We tried Ellis Paul Torrance’s creativity test. Ten minutes to draw anything, so long as the main component was the circle. It was interesting to see that they all came out with different approaches.I also posted up a serious of questions on paper and chalk boards, for them to provide multiple answers. We did this together for a couple of questions, so that they got the idea. I wrote down everything they suggested. No wrong answers. Although there was one amusing moment when I misheard Gucci socks as goat cheese socks (What is expensive and smells very bad?), and didn’t realise until the end. (Maybe you had to be there.)

Reality shuffles slightly in its chair. Almost imperceivable, muffled cough. Just five weeks. I hear you.

My search continues for our Christmas Eve books, for this year. This one is sitting on our coffee table and filling in a few moments before the festive period swings into full force. I’ll take it along when we visit family and friends over the holidays, with a pad of paper. I’m pretty sure the grandparents will join in too.

Disclaimer: I was gifted a copy of “How to think like an Absolute Genius” from the publisher in exchange for an honest review. I always give my true opinion of the product in reviews.

 

PoCoLo

Encouraging creativity

“Comparison is the thief of joy”

If you have a table of children crafting side by side, one of two things is likely to happen. Either they will inspire each other or it falls to bits, with one child slipping from their chair and declaring they “can’t do it”.

Cue crumpled up paper falling to floor.

It can all change in a split second. One moment they are chattering. Encouraging each other. Next pencils are downed. A glance at the work next to them, may be all it takes. The power of comparison is tangible.

Not an unfamiliar event for the youngest of the family. Sigh.

Being a youngest child, I can empathise with my last born. Somehow you forget that older siblings have several years more practise. Even then, everyone’s journey is different. The older ones probably chose and lead the project. With less years under your belt, you also probably don’t fully appreciate that we are all individuals and have our own style.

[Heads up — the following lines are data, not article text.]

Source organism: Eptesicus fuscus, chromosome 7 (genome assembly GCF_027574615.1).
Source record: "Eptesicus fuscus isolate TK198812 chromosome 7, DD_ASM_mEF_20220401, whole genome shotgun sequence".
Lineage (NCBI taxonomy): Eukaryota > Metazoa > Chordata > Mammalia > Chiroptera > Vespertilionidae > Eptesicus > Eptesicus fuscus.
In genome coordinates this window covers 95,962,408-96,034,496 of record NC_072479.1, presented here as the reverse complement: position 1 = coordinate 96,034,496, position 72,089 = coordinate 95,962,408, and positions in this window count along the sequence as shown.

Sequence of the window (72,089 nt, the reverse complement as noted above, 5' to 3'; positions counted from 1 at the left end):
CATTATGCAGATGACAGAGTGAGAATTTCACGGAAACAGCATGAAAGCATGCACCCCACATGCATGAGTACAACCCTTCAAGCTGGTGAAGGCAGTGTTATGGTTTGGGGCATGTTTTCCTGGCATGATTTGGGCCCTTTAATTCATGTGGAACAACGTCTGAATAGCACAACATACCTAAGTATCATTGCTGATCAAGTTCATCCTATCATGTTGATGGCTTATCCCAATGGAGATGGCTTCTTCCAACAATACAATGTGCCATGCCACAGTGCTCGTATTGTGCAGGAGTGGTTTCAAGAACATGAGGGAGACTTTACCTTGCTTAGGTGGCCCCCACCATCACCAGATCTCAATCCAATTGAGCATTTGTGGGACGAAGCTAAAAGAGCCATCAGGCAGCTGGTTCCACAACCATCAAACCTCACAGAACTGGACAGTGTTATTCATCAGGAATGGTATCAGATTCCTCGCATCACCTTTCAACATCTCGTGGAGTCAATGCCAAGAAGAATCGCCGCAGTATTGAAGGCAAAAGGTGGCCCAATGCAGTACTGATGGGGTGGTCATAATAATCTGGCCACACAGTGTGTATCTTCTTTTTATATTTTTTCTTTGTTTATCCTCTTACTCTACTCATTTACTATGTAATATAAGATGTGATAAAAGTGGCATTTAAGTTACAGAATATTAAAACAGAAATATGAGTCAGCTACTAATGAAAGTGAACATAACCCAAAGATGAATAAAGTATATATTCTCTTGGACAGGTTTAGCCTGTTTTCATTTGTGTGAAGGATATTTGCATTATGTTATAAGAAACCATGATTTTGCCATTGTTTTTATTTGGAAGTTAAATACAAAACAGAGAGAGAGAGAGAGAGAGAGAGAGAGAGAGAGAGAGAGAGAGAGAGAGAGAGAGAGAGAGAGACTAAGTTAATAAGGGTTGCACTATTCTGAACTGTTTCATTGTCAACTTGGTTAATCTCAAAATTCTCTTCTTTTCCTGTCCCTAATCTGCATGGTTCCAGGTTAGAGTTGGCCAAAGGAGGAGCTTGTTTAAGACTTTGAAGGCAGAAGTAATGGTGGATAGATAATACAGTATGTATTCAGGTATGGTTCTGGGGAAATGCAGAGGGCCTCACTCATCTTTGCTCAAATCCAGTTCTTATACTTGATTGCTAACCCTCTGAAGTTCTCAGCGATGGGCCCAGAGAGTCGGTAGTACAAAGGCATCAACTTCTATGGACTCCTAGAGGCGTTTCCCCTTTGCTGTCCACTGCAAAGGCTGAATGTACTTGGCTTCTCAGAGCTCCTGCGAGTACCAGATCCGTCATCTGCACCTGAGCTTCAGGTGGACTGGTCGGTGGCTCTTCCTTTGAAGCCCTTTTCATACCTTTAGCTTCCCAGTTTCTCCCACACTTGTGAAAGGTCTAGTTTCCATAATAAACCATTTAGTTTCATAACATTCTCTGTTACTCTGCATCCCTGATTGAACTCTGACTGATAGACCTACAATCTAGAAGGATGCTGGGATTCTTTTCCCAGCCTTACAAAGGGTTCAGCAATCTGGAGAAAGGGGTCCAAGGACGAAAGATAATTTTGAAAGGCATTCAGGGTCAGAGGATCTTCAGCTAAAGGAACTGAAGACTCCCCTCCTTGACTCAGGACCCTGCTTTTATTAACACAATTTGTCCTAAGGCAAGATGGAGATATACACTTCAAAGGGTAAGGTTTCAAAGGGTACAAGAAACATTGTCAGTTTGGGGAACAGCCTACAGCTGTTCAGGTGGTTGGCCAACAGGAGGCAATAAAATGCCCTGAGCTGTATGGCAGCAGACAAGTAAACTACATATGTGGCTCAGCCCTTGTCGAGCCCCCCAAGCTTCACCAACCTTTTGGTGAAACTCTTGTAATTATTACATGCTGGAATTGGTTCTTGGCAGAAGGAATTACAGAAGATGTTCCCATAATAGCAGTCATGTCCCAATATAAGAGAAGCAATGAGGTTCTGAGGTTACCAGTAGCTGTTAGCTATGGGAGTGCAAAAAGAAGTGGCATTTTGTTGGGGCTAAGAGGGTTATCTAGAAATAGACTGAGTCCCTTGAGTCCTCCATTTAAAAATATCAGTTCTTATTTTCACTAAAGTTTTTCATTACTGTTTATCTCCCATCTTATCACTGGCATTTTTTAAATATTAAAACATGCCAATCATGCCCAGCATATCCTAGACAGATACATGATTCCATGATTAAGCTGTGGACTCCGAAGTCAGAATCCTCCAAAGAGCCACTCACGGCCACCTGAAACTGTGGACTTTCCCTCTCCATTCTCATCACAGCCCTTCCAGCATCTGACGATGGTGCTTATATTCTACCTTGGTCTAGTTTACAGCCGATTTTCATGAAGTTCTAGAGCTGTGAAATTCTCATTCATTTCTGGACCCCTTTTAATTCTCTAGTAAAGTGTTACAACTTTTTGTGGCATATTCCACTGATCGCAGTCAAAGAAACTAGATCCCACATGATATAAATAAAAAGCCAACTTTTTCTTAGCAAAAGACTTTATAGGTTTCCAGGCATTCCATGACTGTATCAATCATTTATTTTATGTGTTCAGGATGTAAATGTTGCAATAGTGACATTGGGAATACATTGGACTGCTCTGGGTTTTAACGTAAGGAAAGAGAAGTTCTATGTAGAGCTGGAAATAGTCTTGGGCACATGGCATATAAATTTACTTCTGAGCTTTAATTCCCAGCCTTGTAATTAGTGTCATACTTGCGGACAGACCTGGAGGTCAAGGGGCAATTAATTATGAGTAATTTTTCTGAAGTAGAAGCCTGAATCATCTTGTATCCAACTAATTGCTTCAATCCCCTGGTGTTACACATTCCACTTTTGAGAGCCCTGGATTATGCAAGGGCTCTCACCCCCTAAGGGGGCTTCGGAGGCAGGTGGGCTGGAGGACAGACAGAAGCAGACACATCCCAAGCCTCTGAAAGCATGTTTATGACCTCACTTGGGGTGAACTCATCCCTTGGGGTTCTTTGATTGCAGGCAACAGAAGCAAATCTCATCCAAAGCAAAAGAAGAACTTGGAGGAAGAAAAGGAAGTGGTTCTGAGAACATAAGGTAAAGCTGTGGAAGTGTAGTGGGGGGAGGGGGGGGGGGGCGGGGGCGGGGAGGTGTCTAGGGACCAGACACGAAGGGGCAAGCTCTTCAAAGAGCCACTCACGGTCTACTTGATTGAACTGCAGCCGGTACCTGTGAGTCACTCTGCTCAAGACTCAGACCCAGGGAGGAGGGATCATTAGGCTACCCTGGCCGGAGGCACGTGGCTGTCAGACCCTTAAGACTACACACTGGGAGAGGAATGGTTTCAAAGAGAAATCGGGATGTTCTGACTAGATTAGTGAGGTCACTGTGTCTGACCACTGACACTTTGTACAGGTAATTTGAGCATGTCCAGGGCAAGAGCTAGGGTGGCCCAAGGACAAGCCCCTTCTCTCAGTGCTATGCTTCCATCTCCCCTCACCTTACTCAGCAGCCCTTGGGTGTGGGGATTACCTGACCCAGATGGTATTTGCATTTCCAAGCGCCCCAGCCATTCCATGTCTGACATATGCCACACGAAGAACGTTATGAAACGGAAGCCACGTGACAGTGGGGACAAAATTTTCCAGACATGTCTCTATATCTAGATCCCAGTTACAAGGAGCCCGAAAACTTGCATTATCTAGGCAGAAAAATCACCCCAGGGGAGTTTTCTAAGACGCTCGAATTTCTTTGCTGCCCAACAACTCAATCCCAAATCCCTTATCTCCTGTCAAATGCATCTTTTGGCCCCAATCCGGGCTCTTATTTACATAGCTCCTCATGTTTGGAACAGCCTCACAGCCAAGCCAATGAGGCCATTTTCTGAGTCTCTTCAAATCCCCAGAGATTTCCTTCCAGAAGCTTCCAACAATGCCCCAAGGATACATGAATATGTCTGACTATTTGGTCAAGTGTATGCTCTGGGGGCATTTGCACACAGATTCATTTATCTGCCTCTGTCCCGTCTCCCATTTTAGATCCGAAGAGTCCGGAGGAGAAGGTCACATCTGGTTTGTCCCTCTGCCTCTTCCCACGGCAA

It can be tough.

This summer, I’ve set up a few art and craft projects that give him a chance to succeed. No right or wrong. No comparisons. Working on his own style.

He’s had the clock movement for a couple of years, but couldn’t settle on a clock face. We found a basic wooden one in Hobby Craft. He loves street art and comic style. I suggested keeping it simple would keep it on the wall for longer. He pointed out that he could always change it later. I like his way of thinking.

So he went for splatter paint. Boy, did he have fun. Our front path was speckled with colourful paints for days after he finished. Is he happy with the results? You bet he is. He did his own thing and succeeded. His clock will hang on his bedroom wall for all to admire, and the ticks of the second hand will be a constant reminder to be himself.

Am I happy? Yes. The project was finished. That on its own is a major success. He’s pleased to display it too. Not a crumpled paper moment. My heart sings. For one moment at least, I’m riding the parenting wave.

(Cue Beach Boy sound track, and sunset)

 

 

 

Photos

There have been cases when people lifted my photos and words, and used them without credit to me or asking permission first. Using them for their own commercial gain. I have now added a level of security to deter people from doing this. Apologies to people who do play nicely. If you would like to use any of my photos, please contact me.

Copyright notice:

All my words and photos are copyrighted to me. They cannot be used for commercial benefit by anyone else. If you would like to use any of them, then please ask me first and don’t just take. Written permission only. Don’t pass my words, photos or ideas off as your own. It’s not nice.

Cookie Policy

Our web pages do not use cookies however this website uses Google Analytics, a web analytics service provided by Google, Inc. Google Analytics uses cookies to help us analyse how people use our site. The use of cookies by Google Analytics is subject to change.